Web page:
Telecasters. Brilliant, right? The way Fender guitars were created and formed what’s pretty much the standard electric guitar is something I find fascinating, and something I’ll write more about at some point. For now, though, I just want to talk about one tiny aspect of that.
The neck pickup. Specifically, how the neck pickup is mounted.
Most of the time, it’s screwed directly into the wood of the body and the pickguard is installed over it. It’s all clean lines on the pickguard; no holes around the pickup.
Ok. But what if you want to adjust the pickup height?
Easy. You just unscrew a few screws and remove the pickguard. You don’t even need to slacken the strings. You can play and listen to the output as you adjust the pickup and easily get everything where you want it. Then, just pop the pickguard back on. All reasonable stuff.
Well, it’s all reasonable on a vintage-style Tele. But specs change and sometimes change means design compromises.
Say, for instance, your customers are shouting for a twenty-second fret. Why twenty-one wouldn’t be enough is anyone’s guess but, Fender listened and added an extra fret.
However, when you have a neck that’s designed with twenty-one frets, fitting into a body designed to accept a neck with twenty-one frets, it’s a big deal to change your design to incorporate an extra fret at the end. That requires a fair amount of re-tooling.
The solution Fender decided on was to leave the overall neck the same and just add an extension to the end of the fingerboard. The last fret sits on a little ‘overhang’ off the end of the neck heel. The overall neck and heel tooling doesn’t require massive alteration and you don’t have to change the neck pocket – or anything on the body – at all.
Yep. Nothing changes on the body…
Well, to be fair, it mostly just sucks from the point of view of someone setting up or repairing these instruments.
Consider that Tele neck pickup again. Now, you can’t just remove the pickguard to get access because the pickguard is wedged underneath the overhanging piece of fingerboard. That extra fret means the pickguard can't be removed without taking the neck off first. Grr.
With a twenty-two fret Tele, adjusting your pickup means slackening off strings, loosening neck screws and neck, before being able to remove the pickguard to allow access to the the pickup screws.
If you want to actually listen as you adjust the pickup (always a good idea), you’ve got to put the neck back on and tune up to pitch while leaving the guitar sans pickguard. Adjust the pickup and then repeat the whole infuriating process to reinstall the pickguard.
What’s to be done?
Probably nothing. For most people it’s not something that bothers them daily. If you’re setting up your Tele, it’ll bug you but doing it once isn’t really the worst thing in the world. Of course, if it does bother you, there’s an alternative.
Suspend your Tele neck pickup from the pickguard just like a Strat’s pickups. It’s an easy mod.
The absolutely ideal time to do this is when you’re changing pickups. You have everything disassembled anyway, and your post-swap setup will be much easier after you’ve changed things around. An extra bonus: Since suspending the pickup requires different screws to body-mounting, you can use those that came with your new pickup.
Mounting a Telecaster neck pickup on the pickguard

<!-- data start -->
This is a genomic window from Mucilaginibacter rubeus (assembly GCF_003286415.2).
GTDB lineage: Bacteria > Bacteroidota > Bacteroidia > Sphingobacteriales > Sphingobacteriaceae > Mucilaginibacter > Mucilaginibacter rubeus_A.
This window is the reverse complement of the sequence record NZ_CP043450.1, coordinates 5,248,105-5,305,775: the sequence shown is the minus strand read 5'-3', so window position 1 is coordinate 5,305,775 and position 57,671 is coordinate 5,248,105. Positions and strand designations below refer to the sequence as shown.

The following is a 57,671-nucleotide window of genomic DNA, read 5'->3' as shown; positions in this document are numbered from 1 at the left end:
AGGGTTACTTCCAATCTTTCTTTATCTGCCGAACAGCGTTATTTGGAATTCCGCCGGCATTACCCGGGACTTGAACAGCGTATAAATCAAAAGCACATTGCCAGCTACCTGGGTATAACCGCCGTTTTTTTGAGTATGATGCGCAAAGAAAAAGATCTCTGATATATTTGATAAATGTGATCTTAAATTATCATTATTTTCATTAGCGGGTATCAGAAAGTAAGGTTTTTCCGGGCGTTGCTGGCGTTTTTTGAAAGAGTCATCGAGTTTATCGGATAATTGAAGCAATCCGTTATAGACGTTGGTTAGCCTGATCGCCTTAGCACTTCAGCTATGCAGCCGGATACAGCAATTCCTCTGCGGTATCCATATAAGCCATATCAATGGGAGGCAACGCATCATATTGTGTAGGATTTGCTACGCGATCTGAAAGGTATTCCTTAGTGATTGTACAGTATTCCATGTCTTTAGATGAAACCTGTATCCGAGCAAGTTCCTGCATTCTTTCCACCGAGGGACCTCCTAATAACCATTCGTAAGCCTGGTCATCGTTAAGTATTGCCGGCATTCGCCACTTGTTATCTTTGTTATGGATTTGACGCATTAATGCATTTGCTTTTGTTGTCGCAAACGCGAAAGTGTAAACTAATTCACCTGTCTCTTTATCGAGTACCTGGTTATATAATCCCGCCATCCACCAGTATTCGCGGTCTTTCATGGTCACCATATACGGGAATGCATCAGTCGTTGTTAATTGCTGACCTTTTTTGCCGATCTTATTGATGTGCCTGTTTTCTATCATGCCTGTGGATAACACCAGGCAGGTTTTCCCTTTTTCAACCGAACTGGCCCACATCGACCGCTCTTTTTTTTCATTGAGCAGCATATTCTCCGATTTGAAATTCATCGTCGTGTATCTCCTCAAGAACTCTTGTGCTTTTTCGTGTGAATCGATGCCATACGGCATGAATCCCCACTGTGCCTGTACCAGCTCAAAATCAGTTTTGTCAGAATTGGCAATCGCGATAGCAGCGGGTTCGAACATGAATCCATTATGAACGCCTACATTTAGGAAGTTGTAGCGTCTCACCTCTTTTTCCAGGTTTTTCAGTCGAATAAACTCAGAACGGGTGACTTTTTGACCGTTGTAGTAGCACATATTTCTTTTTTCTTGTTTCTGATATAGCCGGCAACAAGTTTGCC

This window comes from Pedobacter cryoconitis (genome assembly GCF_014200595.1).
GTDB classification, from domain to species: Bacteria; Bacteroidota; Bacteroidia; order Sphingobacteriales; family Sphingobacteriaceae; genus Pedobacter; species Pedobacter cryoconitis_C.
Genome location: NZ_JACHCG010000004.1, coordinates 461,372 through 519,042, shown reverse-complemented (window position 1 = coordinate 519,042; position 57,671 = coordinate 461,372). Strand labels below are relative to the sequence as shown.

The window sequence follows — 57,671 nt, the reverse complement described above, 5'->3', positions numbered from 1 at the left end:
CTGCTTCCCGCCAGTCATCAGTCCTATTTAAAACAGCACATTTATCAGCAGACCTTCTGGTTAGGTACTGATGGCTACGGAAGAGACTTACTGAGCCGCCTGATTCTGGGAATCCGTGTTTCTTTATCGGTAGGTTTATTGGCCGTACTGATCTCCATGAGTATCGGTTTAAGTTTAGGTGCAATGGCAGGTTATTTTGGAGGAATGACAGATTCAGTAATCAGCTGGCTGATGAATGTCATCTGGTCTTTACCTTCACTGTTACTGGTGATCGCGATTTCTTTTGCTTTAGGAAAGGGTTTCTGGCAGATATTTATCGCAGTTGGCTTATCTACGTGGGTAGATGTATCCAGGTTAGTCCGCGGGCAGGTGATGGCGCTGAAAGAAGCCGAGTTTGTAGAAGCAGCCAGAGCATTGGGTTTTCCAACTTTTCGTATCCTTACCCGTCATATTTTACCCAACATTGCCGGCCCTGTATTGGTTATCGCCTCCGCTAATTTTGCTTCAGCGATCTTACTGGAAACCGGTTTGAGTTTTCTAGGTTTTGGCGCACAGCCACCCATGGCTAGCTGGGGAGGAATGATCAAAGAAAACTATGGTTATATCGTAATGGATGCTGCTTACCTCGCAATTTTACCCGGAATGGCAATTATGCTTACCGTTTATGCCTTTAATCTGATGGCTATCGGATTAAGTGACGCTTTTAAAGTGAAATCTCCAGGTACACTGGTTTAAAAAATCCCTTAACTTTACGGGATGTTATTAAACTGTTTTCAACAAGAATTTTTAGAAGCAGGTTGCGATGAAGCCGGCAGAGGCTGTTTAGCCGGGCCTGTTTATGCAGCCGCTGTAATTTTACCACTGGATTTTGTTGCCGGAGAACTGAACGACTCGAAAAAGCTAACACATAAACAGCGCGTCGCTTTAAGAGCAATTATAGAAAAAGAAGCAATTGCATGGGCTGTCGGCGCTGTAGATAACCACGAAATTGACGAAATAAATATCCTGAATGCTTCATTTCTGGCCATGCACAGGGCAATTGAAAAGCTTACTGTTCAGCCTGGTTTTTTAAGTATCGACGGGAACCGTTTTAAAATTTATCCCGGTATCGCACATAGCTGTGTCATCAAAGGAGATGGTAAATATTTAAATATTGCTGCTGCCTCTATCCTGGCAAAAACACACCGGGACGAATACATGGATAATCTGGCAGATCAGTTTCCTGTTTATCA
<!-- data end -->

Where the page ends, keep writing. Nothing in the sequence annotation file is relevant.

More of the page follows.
First you need screw holes in your pickguard. Turn the pickguard so the back’s facing you and pop your pickup in the cutout. It’ll sit quite snuggly as you use a pencil to mark the hole positions at either end. If you have a black pickup, lay down a little masking tape to make it easier to see the pencil marks.
Measure your mounting screws select a drill bit that’s juuuuuuuuust a little larger in diameter. Not too much larger and make sure the drill bit’s not wider than the screw head – that’d be pretty bad.
Incidentally, if your pickup came with two sets of screws, you want the ones that look more like ‘machine screws’ They don’t really taper, and will have a larger diameter. The thinner screws, with the pointed end, are wood screws and are designed to mount the pickup into the body.
Carefully drill two holes in the positions you marked. If your mounting screws have countersink heads, you can drill a corresponding countersink around the front.
Poke a screw through the pickguard holes and pop on a length of rubber tubing (or a spring if that’s what you have). Offer up the pickup.
Here’s the tricky bit. The mounting screws have to cut their own thread into the pickup’s flat bottom plate. You might have to press hard to get the screw started. It’s fiddly; go slowly and carefully. Once the screw grips, the rest is easy. Repeat for the other screw.
Put everything back together and bask in the pickup-adjustment ease.
If you’re doing this as you install a new pickup, that’s great. You’ll have all the screws you need. If you want to convert your existing pickup, you just need to find a couple of pickup height screws. You’ll get them easily online. Google’ strat pickup height screws’ or something similar. You’re after a screw with a 6-32 thread (which should be standard).
That’s it. You now have a pickup you can adjust without having to completely disassemble. And, if nothing else, this will make your repairer/setter-upper significantly less grumpy. 😉
As a slight aside, there is a similar issue on some twenty-two fret Strats. Removing the pickguard to get access to the pickups and electronics sometimes means having to remove the neck first. I don't have a solution for this one other than impotently shaking your fist at the cosmos.
This article written by Gerry Hayes and first published at hazeguitars.com